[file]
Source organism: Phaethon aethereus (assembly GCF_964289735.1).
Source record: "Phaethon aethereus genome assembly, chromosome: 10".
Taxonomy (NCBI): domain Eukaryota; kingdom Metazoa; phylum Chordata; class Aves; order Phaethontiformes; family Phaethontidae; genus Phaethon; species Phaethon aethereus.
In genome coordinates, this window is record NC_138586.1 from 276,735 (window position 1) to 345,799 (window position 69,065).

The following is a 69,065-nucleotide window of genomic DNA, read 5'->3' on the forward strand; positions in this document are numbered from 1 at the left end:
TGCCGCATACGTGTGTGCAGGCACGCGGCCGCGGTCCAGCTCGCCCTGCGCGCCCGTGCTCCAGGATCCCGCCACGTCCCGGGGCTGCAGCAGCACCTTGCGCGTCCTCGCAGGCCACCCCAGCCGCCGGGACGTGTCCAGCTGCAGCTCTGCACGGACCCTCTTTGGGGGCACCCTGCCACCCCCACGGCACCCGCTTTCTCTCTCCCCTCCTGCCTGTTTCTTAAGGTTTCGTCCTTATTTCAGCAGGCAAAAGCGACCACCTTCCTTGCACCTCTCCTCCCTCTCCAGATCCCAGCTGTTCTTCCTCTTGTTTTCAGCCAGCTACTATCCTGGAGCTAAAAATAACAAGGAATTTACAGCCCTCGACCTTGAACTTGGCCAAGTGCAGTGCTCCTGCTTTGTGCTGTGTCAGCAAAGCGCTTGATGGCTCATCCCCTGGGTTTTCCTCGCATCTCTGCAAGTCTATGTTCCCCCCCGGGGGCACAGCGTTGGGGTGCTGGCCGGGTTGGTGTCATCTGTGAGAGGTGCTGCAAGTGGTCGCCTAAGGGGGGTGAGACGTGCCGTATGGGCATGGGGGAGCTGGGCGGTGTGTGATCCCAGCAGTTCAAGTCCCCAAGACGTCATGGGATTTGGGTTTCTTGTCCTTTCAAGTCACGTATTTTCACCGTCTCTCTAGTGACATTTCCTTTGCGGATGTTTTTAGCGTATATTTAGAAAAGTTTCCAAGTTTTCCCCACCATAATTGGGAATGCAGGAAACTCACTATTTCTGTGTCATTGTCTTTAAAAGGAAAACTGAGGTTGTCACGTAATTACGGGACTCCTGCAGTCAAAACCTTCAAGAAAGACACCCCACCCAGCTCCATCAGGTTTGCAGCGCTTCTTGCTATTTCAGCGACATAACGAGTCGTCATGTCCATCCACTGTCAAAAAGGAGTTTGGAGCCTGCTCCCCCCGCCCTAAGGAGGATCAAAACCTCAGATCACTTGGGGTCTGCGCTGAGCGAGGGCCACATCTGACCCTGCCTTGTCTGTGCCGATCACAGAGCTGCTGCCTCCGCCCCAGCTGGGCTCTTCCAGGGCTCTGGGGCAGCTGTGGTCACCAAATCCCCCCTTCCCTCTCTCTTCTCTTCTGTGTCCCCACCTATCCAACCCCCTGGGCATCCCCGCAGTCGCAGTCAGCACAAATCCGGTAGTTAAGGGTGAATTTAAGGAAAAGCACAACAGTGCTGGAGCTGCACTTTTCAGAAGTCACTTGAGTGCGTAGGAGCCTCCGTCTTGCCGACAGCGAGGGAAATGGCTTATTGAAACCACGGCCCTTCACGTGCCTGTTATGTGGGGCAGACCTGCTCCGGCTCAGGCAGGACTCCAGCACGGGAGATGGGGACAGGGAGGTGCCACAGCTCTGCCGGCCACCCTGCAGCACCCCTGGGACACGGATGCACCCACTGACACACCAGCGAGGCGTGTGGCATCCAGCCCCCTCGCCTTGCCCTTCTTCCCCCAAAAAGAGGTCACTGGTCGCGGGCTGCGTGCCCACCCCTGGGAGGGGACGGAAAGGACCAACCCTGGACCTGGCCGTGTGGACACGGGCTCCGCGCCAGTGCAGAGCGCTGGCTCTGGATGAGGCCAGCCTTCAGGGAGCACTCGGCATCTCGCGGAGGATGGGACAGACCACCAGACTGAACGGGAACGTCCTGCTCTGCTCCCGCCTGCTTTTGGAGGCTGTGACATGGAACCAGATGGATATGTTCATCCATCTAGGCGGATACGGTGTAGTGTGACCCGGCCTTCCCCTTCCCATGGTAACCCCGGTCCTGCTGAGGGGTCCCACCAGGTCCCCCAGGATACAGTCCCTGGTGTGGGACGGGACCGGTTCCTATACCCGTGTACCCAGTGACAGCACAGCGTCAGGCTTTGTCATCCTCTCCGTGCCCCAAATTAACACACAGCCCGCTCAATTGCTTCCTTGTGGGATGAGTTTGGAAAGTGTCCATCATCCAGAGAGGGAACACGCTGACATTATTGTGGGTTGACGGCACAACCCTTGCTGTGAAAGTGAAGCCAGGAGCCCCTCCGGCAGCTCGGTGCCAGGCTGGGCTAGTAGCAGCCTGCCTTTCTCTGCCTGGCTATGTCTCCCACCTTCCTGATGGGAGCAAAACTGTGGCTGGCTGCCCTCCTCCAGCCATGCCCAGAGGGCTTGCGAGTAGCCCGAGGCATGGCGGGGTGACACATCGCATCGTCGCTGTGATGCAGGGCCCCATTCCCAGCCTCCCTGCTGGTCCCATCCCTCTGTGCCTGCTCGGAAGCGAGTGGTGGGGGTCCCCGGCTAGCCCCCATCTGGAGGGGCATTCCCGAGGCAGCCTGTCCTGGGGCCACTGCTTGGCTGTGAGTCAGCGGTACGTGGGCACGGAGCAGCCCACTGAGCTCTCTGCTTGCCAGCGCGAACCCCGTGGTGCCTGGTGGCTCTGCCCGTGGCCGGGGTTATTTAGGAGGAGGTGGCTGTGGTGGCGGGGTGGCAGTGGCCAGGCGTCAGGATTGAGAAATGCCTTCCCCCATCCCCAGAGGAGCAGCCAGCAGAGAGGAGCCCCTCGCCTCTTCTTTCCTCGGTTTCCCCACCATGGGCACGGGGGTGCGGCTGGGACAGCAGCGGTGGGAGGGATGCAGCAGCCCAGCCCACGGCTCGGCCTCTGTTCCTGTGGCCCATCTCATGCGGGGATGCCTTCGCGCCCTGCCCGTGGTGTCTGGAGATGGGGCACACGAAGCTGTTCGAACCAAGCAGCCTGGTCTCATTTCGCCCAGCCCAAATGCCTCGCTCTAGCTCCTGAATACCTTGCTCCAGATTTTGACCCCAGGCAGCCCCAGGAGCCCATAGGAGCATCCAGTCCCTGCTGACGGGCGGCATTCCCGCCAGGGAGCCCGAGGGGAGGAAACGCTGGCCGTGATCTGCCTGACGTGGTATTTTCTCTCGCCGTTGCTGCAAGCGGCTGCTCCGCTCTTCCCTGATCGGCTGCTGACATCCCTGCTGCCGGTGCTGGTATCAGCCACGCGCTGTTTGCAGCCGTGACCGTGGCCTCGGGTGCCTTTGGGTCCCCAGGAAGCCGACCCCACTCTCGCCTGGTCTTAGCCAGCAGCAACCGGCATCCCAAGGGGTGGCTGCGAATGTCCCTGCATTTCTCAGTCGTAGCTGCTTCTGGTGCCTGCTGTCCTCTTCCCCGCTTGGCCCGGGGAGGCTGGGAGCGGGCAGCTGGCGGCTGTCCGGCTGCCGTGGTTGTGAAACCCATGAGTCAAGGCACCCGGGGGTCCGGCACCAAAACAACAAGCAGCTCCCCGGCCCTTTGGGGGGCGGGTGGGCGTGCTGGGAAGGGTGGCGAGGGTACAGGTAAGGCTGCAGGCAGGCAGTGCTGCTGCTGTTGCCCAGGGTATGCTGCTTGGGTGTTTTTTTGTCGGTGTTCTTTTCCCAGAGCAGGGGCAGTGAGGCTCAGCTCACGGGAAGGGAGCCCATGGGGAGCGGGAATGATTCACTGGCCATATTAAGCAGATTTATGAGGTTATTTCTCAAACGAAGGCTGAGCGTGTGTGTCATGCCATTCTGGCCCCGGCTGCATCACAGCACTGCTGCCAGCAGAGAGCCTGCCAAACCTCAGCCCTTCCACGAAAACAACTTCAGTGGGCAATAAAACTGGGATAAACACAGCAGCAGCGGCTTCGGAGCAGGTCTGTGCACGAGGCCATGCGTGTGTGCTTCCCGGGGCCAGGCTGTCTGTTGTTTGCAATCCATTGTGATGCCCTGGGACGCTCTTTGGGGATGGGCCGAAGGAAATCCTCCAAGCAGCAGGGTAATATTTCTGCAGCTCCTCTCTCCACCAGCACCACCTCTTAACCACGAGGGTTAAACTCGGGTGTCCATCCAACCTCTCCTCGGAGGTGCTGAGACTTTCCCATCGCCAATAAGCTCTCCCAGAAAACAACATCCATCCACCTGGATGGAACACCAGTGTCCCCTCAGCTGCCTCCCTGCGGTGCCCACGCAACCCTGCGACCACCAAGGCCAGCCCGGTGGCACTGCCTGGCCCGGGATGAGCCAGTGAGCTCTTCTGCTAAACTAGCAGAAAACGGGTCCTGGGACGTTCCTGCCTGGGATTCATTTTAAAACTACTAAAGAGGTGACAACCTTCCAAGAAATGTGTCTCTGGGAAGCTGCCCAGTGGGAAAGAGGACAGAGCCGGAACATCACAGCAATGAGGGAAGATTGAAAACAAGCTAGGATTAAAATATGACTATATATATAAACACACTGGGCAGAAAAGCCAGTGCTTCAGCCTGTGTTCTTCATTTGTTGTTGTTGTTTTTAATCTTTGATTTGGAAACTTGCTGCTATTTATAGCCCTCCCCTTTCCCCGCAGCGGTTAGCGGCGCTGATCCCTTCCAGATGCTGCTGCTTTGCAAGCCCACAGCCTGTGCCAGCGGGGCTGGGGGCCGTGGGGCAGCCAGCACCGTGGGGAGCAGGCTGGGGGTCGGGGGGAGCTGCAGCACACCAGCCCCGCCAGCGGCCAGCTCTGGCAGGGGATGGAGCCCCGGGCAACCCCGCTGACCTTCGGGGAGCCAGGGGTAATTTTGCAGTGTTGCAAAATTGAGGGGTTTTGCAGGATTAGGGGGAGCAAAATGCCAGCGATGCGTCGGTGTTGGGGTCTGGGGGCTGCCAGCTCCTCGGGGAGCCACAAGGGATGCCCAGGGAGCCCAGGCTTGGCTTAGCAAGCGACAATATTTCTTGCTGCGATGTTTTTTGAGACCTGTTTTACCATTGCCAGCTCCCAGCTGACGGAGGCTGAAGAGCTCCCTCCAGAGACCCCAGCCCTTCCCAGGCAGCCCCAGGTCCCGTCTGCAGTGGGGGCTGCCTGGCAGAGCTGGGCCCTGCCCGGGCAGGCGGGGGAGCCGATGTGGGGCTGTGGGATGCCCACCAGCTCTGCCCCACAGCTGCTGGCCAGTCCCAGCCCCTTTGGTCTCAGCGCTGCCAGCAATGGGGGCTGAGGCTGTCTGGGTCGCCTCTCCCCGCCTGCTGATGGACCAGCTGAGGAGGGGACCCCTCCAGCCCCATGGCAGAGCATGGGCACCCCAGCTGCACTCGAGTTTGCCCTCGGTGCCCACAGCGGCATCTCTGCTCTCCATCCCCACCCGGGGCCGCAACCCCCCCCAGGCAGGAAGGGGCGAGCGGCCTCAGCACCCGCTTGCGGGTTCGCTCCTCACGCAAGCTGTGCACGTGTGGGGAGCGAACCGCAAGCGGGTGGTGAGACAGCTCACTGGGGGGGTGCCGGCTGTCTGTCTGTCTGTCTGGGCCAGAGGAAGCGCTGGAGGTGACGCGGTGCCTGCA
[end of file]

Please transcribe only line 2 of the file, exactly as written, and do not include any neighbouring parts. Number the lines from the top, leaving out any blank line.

Source record: "Phaethon aethereus genome assembly, chromosome: 10".